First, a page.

“Shakespeare Suppressed” by Katherine Chiljan — New Revelations about the Earl of Essex, King James and the Earl of Southampton

Katherine Chiljan in her new book Shakespeare Suppressed: The Uncensored Truth about Shakespeare and his Works (Faire Editions: San Francisco: 2011) puts forth striking evidence about the relationship of Robert Devereux, second Earl of Essex and King James  – documents that may be new to most researchers until now.  “Evidence shows that Essex did not wish King James VI of Scotland to be the next English king,” Chiljan writes in Chapter 17, “nor did James sincerely regard Essex as his martyr.”

"Shakespeare Suppressed" by Katherine Chiljan

Thomas Wenman, learning of a conversation between the king and an agent named Ashfield, wrote to Essex in Ireland on August 18, 1599.  He warned that Ashfield told James he regarded Essex as “the only likely obstacle” on the Scottish king’s possible path to the English throne — and that King James, hearing this, resolved to work behind the scenes to effect Essex’s downfall.

Wenman wrote to Essex:  “[Ashfield] proposed your lordship as the only likely obstacle to withstand and resist the intended Scottish title: which suggestion has taken so deep root in the King’s heart that he is resolutely determined to work by all possible means your utter ruin and final overthrow, the which I think he will endeavor to effect rather by the fox’s craft than the lion’s strength … He [James] desires nothing more than the ill success of the Irish wars in general,” Wenman added to Essex, “or of your own person in particular.”

Chiljan reports another letter, shortly before the Essex Rebellion of February 8, 1601, reporting that James was “sorry for it” in one way but, in another way, “pleased” with the earl’s downfall.

Robert Devereux, second Earl of Essex (1566-1601)

Essex was executed seventeen days after the aborted rising; but before the Queen’s death in 1603, Henry Percy, ninth Earl of Northumberland, wrote a letter to James telling him that Essex had thought it would be “scandalous to our nation that a stranger should be our king.”  [The fact that James had not been born on English soil made him legally ineligible to succeed Elizabeth, but Essex may well have had other reasons to say this as well.]

Essex “wore the crown of England in his heart these many years,” Percy told James, adding that therefore the earl had been “far from setting it on your head if it had been in his power.”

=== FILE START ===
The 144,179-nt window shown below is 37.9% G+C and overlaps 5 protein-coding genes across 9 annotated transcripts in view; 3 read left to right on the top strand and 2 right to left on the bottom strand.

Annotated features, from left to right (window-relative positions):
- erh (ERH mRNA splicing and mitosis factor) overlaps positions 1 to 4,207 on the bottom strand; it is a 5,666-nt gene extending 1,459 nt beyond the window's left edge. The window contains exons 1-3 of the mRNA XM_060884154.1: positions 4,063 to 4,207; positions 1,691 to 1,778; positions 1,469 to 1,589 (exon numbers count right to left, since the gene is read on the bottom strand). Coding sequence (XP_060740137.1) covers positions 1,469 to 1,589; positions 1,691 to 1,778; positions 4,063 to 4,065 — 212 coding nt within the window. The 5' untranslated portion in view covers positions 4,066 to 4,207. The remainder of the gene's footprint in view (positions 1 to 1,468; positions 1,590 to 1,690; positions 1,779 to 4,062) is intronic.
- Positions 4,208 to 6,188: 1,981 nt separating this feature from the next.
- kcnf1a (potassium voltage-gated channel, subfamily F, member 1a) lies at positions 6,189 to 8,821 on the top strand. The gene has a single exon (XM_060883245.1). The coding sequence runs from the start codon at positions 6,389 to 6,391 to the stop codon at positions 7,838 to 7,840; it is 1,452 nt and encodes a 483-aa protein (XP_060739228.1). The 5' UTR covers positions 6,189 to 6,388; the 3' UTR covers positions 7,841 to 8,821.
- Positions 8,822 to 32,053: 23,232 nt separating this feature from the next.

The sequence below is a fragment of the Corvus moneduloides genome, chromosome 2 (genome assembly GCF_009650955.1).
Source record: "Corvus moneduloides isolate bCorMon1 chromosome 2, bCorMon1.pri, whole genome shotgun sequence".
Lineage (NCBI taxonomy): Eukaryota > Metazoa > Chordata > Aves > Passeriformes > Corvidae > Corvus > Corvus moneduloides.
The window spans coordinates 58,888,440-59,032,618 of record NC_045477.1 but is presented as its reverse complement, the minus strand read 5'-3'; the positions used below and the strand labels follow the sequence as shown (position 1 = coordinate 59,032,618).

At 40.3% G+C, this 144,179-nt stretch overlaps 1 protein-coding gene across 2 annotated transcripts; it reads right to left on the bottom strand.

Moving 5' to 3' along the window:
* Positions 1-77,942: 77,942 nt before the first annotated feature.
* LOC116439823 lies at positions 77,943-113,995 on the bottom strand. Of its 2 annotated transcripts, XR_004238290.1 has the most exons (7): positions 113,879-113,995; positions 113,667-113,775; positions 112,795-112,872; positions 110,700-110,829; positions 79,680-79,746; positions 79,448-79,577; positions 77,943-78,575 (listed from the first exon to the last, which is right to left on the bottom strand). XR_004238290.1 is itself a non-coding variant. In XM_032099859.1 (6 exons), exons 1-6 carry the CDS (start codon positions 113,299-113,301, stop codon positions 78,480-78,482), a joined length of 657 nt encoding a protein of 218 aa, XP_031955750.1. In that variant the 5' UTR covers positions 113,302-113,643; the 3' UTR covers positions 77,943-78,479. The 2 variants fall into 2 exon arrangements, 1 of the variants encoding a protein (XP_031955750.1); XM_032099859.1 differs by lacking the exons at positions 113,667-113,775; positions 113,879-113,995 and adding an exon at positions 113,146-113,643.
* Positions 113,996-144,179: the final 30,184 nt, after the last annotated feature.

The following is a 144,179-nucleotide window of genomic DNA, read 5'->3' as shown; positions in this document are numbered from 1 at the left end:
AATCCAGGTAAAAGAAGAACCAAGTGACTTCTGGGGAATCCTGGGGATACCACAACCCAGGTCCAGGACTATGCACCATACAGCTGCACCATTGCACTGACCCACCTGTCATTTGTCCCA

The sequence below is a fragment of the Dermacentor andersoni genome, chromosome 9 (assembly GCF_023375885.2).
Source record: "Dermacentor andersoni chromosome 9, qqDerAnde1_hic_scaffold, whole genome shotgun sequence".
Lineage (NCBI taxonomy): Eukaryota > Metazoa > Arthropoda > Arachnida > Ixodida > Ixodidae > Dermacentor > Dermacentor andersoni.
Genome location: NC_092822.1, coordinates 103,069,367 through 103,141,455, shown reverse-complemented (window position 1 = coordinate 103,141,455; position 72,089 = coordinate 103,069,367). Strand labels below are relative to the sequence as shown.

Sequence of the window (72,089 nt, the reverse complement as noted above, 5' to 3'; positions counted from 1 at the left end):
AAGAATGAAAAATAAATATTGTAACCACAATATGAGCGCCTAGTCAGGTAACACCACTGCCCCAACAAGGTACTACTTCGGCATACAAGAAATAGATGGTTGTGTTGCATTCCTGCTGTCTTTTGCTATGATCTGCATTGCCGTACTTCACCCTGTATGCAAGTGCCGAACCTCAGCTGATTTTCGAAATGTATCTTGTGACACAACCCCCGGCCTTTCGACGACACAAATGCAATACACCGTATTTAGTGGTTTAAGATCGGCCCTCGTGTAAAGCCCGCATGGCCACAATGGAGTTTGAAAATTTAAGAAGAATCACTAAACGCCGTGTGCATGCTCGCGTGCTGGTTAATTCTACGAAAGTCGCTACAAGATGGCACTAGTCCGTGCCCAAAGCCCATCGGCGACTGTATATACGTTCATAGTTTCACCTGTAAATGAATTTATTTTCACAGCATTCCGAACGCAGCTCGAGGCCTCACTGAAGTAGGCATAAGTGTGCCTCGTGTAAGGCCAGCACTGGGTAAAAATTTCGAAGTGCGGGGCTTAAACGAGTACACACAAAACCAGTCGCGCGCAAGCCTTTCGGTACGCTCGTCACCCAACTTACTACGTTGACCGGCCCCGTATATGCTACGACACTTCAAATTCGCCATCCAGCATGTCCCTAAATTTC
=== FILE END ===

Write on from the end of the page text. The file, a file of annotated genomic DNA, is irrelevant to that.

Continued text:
Chiljan offers more evidence on this subject, providing solid proof that Essex and Southampton were NOT acting on behalf of James; in fact, Essex had “inveighed against” James in his conversations with friends.  Essex had indeed corresponded with James – for example, two years before the Rebellion — but, Chiljan writes, that correspondence was only to request that the king send an ambassador to England.  “It appears,” she adds, “that Essex wanted James’ diplomatic support only after he had enacted a change of regime.” [My emphasis]

There is much additional evidence in Shakespeare Suppressed, which I highly recommend not only for these revelations but for its discussion of many other issues.  Katherine Chiljan has written a new Oxfordian/authorship book that wipes out the Stratford man forever.   I suggest it represents a new landmark book that belongs on our shelves.

In my book The Monument (2005) I suggested that the Earl of Southampton was not only the young man addressed in the Sonnets but also “the onlie begetter” of the dedication or “Mr. W.H.,” who had inspired the writing of them and  later caused them to be published.  Now Chiljan independently supports that argument with largely unknown documentation that Southampton had been associated professionally with publisher Thomas Thorpe five years before the 1609 printing of the Sonnets, and then again seven years afterward:

In 1604 Thorpe published A Succinct Philosophical Declaration of the Nature of Climacterical Years Occasioned by the Death of Elizabeth, written by Thomas Wright and dedicated to Southampton, who evidently sponsored the publication.   In 1616 Thorpe published The Praise of King Richard the Third by Sir William Cornwallis, using a manuscript that Southampton himself had altered, prior to co-leading the failed Essex Rebellion of February 8, 1601; and in this case, too, the evidence points to Southampton as the one who got the revised manuscript to Thorpe in 1616.  The earl’s alterations had cast a negative light on the historical Richard III, with whom Secretary Robert Cecil had been compared.

Henry Wriothesley, third Earl of Southampton (1573/4-1624)

“Southampton’s open patronage of one work published by Thorpe, and his being the evident supplier of the manuscript of another work published by Thorpe, strengthens his case as the source, the begetter, of SHAKE-SPEARE’S SONNETS,” concludes Chiljan.

“And she provides additional evidence that Southampton’s action to get the Sonnets published “may have been specifically directed to King James and his son [Prince Henry, 14) to remind them of his royal blood” — that is, as the natural son of Queen Elizabeth I by Edward de Vere, seventeenth Earl of Oxford, as depicted in the new movie Anonymous from Roland Emmerich.


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